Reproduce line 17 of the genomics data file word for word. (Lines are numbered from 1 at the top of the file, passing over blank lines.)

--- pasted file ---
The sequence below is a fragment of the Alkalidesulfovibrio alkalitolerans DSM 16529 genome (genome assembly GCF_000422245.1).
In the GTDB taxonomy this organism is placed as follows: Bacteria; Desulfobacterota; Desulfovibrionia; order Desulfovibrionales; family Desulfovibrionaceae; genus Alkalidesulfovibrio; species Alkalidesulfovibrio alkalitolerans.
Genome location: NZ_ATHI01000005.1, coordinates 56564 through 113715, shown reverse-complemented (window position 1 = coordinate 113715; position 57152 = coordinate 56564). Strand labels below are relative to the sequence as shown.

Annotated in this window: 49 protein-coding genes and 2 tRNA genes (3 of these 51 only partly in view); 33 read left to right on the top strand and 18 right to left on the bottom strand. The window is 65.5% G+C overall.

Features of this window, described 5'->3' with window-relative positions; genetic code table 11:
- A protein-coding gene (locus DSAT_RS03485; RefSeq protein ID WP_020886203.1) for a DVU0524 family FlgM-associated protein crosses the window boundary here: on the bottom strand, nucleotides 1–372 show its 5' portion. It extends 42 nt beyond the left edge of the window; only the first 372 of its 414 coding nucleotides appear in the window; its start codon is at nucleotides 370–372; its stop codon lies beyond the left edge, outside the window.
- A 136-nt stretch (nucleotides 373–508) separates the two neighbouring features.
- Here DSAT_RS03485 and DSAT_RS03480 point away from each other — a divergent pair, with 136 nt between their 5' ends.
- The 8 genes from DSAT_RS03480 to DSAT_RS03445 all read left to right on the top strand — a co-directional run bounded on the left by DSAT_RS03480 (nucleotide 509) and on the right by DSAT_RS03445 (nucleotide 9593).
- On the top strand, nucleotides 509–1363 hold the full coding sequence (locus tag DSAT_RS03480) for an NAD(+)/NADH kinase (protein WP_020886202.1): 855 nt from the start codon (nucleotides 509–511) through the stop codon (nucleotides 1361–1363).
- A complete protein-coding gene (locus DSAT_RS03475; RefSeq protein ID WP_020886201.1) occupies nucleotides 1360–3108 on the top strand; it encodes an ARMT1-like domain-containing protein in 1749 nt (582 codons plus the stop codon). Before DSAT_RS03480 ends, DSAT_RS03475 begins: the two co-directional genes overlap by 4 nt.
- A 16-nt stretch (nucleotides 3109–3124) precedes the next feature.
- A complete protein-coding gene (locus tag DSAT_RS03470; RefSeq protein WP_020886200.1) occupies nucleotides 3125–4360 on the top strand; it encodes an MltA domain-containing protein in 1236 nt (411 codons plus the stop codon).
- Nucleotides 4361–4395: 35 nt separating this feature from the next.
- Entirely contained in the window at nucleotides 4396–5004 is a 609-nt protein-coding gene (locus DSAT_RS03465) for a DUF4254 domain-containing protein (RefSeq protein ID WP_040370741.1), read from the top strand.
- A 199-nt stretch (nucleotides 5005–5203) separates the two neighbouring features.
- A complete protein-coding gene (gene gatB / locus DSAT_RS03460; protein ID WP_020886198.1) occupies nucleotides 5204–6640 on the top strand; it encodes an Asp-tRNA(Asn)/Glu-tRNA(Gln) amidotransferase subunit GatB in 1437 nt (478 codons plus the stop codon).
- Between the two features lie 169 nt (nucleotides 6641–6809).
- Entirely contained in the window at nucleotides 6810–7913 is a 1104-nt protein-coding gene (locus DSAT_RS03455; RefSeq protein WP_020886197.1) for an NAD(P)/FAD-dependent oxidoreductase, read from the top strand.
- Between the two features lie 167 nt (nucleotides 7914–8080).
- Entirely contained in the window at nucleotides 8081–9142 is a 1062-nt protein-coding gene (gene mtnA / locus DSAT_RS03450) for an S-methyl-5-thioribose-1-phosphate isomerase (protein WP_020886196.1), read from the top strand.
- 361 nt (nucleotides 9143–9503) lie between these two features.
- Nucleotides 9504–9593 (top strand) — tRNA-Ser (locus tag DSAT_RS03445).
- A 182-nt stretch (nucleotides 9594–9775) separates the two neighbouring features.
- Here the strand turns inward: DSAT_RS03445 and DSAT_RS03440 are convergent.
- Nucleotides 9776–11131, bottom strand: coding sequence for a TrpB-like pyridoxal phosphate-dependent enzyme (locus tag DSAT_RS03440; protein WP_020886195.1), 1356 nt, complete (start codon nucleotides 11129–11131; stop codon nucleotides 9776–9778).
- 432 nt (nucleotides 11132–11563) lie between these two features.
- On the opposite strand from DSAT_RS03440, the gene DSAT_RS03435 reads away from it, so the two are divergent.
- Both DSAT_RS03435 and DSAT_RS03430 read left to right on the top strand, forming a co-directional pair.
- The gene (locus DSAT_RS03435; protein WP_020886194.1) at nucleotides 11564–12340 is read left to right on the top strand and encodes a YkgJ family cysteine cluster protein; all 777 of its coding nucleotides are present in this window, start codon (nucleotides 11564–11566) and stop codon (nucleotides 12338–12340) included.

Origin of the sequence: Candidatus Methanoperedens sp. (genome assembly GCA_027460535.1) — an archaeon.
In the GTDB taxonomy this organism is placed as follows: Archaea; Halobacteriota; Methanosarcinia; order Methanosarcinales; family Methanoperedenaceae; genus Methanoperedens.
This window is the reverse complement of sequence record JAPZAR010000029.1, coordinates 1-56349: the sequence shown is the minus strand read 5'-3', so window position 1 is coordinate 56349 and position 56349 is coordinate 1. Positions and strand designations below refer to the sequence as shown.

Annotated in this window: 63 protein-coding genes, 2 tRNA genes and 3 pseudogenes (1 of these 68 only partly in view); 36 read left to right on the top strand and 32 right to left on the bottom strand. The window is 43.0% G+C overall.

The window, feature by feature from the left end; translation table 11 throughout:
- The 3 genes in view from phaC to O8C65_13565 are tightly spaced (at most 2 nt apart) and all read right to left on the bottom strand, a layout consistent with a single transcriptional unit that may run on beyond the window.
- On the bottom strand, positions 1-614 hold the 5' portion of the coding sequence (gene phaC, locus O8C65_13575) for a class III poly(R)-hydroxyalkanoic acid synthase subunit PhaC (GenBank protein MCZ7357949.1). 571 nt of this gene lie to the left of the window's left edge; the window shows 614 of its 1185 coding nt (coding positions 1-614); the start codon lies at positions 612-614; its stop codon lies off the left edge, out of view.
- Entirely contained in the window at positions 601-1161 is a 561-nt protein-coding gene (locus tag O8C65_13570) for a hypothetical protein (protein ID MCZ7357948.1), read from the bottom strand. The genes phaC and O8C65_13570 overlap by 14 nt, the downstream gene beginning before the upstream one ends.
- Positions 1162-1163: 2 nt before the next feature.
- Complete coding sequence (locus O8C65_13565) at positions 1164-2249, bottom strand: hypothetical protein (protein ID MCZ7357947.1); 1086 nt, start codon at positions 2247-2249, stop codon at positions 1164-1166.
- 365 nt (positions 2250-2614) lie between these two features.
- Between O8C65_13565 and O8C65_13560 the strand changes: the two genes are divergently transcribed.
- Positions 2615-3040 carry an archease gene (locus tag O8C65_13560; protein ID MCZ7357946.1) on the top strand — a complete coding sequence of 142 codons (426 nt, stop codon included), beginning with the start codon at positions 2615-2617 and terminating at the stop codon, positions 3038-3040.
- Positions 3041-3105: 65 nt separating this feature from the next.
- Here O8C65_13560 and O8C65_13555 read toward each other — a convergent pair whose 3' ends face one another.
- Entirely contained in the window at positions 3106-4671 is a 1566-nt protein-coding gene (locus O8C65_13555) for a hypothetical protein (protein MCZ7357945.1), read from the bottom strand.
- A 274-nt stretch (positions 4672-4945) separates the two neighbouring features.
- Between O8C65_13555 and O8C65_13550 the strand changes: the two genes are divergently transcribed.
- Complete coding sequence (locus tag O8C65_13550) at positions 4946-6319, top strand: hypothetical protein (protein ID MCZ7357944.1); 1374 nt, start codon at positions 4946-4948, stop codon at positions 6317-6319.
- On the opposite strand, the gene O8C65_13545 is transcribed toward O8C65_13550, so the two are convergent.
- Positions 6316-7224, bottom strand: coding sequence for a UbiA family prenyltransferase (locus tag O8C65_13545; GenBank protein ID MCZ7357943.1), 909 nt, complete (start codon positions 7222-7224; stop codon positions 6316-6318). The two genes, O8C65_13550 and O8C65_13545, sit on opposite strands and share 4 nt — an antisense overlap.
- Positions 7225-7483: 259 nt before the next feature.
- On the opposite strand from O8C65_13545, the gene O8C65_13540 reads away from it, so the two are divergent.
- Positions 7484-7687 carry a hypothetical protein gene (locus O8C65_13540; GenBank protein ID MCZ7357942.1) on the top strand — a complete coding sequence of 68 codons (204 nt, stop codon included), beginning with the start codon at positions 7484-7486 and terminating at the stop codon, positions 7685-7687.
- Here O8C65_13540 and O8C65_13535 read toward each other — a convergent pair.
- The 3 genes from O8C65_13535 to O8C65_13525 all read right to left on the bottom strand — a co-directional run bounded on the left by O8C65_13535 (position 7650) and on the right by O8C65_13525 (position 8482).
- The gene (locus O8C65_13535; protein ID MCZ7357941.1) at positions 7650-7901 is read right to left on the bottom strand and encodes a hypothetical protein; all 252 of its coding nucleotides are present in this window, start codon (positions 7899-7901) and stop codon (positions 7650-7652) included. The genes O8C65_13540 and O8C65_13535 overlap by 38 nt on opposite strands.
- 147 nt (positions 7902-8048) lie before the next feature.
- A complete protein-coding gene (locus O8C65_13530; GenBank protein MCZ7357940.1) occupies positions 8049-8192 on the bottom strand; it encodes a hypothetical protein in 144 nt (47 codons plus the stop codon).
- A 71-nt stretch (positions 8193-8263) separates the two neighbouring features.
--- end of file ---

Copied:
- A complete protein-coding gene (gene gatB / locus DSAT_RS03460; protein ID WP_020886198.1) occupies nucleotides 5204–6640 on the top strand; it encodes an Asp-tRNA(Asn)/Glu-tRNA(Gln) amidotransferase subunit GatB in 1437 nt (478 codons plus the stop codon).